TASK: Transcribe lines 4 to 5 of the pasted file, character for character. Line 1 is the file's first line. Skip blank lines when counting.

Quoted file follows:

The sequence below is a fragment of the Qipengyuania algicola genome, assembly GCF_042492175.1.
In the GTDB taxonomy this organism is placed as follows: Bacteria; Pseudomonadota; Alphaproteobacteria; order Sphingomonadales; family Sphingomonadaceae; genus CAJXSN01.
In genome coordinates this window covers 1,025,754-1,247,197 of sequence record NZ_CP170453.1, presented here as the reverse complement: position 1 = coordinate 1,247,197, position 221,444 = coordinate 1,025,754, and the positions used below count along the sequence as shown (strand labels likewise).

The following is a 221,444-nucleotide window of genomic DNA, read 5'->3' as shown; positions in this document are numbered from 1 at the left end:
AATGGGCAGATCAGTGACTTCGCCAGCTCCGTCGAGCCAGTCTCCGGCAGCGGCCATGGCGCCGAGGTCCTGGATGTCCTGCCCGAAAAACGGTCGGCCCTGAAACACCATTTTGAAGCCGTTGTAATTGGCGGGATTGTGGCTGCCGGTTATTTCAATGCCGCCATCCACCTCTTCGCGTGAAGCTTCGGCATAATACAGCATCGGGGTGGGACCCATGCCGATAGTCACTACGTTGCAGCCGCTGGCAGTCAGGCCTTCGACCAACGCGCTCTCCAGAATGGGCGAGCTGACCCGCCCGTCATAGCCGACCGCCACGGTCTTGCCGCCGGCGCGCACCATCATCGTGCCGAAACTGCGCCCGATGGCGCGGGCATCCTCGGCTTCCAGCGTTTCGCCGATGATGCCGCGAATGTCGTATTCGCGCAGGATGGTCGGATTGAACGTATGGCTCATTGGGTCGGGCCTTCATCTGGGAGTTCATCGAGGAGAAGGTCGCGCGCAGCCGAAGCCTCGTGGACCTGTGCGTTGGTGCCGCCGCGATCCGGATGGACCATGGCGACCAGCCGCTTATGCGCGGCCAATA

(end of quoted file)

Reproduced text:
The following is a 221,444-nucleotide window of genomic DNA, read 5'->3' as shown; positions in this document are numbered from 1 at the left end:
AATGGGCAGATCAGTGACTTCGCCAGCTCCGTCGAGCCAGTCTCCGGCAGCGGCCATGGCGCCGAGGTCCTGGATGTCCTGCCCGAAAAACGGTCGGCCCTGAAACACCATTTTGAAGCCGTTGTAATTGGCGGGATTGTGGCTGCCGGTTATTTCAATGCCGCCATCCACCTCTTCGCGTGAAGCTTCGGCATAATACAGCATCGGGGTGGGACCCATGCCGATAGTCACTACGTTGCAGCCGCTGGCAGTCAGGCCTTCGACCAACGCGCTCTCCAGAATGGGCGAGCTGACCCGCCCGTCATAGCCGACCGCCACGGTCTTGCCGCCGGCGCGCACCATCATCGTGCCGAAACTGCGCCCGATGGCGCGGGCATCCTCGGCTTCCAGCGTTTCGCCGATGATGCCGCGAATGTCGTATTCGCGCAGGATGGTCGGATTGAACGTATGGCTCATTGGGTCGGGCCTTCATCTGGGAGTTCATCGAGGAGAAGGTCGCGCGCAGCCGAAGCCTCGTGGACCTGTGCGTTGGTGCCGCCGCGATCCGGATGGACCATGGCGACCAGCCGCTTATGCGCGGCCAATA